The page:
Complications of Crohn's Disease

Systemic Complications of Crohn's Disease Explained

The following sections list some of the other problems that may occur in people with Crohn's disease.
 
Nutritional Problems
With Crohn's disease, nutritional complications are common. Deficiencies of proteins, calories, and vitamins are well documented in people with Crohn's disease.
 
These deficiencies may be caused by inadequate dietary intake, intestinal loss of protein, or poor absorption (known as malabsorption). Some of these deficiencies may involve calcium, zinc, magnesium, and phosphate. The healthcare provider may prescribe vitamins to prevent such deficiencies from occurring.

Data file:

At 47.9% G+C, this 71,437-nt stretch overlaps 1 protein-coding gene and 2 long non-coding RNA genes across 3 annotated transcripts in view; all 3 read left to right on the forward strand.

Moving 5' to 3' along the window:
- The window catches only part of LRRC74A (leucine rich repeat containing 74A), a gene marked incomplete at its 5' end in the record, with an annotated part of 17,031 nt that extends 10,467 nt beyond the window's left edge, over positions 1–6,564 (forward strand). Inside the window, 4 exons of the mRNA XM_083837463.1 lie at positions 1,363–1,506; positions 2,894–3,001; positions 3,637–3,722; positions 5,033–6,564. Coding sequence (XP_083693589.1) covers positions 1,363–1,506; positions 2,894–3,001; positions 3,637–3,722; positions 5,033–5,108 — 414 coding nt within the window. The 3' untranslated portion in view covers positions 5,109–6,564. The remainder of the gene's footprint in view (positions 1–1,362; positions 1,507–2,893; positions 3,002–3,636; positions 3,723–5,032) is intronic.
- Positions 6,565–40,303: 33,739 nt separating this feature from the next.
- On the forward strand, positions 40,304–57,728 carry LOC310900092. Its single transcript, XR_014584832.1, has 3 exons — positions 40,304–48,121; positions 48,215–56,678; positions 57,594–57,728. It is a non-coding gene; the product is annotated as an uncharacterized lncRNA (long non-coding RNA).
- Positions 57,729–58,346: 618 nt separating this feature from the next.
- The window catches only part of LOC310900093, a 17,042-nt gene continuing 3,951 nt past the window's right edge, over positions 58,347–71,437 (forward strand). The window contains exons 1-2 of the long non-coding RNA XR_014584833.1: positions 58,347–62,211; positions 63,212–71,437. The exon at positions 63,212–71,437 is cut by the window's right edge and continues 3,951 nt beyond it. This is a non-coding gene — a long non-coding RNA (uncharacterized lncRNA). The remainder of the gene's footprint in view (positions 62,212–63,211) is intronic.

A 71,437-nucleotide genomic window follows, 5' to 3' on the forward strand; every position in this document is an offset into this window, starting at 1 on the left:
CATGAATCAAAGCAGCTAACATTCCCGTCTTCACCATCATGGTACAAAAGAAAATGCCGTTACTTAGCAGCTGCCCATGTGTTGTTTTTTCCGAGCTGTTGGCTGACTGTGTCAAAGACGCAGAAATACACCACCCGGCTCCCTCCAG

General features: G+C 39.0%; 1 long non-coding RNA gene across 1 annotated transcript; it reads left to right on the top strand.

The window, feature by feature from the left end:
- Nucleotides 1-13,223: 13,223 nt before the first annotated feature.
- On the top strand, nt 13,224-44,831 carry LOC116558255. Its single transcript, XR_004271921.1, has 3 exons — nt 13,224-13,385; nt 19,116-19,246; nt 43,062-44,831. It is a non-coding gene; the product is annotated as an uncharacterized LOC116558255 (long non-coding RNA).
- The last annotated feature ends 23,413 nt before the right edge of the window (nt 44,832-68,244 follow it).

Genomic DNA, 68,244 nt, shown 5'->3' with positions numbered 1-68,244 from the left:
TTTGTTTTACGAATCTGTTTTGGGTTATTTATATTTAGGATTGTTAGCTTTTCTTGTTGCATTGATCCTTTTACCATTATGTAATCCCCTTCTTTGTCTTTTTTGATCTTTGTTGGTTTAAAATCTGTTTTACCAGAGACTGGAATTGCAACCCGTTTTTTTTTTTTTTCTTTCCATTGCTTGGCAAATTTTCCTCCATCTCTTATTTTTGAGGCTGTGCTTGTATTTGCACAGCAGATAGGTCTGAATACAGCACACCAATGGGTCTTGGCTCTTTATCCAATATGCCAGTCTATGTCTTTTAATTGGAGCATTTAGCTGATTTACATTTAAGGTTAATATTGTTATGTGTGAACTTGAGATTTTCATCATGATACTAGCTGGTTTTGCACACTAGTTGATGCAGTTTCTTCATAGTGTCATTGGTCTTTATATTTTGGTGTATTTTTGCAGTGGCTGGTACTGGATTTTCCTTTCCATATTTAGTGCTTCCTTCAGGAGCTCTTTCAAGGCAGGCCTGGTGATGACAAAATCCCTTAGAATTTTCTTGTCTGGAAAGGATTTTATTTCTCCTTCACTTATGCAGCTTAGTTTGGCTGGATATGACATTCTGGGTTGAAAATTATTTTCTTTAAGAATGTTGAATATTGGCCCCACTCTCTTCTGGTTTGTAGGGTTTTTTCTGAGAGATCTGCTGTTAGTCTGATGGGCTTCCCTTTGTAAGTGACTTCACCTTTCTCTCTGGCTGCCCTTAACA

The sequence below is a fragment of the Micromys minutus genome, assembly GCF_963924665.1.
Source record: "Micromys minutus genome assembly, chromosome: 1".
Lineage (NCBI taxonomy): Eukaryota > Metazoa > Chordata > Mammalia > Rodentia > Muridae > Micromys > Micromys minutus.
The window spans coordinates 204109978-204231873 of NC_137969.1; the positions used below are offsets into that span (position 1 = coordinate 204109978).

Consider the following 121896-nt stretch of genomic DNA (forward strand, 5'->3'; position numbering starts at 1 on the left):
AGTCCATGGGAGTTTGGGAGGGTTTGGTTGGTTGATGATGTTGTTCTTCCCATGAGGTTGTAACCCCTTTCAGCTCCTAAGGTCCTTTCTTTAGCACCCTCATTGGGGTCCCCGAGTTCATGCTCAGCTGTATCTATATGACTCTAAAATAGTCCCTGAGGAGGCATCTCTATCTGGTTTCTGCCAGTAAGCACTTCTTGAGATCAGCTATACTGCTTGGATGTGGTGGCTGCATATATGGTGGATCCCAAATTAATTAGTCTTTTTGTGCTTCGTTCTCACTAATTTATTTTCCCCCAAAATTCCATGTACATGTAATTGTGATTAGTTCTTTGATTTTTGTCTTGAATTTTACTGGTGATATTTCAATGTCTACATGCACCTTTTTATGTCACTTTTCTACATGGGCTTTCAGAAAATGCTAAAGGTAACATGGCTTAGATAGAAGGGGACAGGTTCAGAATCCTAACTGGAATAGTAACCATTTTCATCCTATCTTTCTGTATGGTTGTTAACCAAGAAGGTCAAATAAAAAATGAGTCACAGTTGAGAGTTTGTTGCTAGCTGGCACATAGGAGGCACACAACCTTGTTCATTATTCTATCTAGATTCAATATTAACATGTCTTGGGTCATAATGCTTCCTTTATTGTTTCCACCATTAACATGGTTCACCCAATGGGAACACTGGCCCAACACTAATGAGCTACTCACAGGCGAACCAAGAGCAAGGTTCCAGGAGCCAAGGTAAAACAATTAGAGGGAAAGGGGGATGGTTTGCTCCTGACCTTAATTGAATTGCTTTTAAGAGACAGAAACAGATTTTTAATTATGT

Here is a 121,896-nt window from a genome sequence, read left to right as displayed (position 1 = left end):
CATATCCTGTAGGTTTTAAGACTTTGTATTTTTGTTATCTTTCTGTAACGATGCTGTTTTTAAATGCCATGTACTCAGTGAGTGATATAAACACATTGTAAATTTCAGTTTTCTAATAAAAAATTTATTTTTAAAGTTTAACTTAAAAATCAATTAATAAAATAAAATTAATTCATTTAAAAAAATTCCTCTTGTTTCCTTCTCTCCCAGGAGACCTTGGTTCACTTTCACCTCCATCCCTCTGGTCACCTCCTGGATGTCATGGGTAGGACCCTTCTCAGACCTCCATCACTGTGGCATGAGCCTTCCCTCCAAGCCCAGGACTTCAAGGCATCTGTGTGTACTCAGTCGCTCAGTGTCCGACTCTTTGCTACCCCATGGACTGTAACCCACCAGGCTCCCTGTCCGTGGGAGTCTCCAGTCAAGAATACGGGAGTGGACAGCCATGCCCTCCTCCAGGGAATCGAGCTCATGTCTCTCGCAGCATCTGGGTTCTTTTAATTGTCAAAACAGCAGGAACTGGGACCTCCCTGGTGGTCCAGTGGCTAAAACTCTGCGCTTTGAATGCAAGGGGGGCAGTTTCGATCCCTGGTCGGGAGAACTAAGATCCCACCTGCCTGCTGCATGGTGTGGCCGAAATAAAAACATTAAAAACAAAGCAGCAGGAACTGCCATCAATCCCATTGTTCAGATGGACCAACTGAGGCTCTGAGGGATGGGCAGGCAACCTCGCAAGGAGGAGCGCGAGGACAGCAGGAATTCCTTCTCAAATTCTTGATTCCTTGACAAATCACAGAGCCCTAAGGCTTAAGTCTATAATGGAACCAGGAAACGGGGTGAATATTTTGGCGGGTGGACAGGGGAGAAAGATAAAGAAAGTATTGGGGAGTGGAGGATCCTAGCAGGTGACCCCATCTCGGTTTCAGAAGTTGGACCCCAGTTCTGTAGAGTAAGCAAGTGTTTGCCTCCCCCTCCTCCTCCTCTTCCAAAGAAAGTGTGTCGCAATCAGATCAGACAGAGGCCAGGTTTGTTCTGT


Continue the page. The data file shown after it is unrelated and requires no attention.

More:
Osteoporosis
Osteoporosis (thinning of bones) is also a threat to people with Crohn's disease because of:
 
  • Low calcium and vitamin D intake through dairy products
  • Poor absorption of nutrients in the body
  • The use of corticosteroids (for Crohn's disease treatment).
     
(Click Crohn's and Osteoporosis for more information. Also, click Osteoporosis Prevention to learn how to prevent this condition.)
 
Joint Problems
Up to 25 percent of people with Crohn's disease will have joint complications. This may include intermittent joint tenderness or arthritis. Two types of arthritis seen in people with Crohn's disease include enteropathic arthritis and ankylosing spondylitis.
 
Skin Problems
Skin problems are more commonly seen when the colon is affected. Skin complications occur in about 15 percent of people with Crohn's disease.

Crohn's Disease Information

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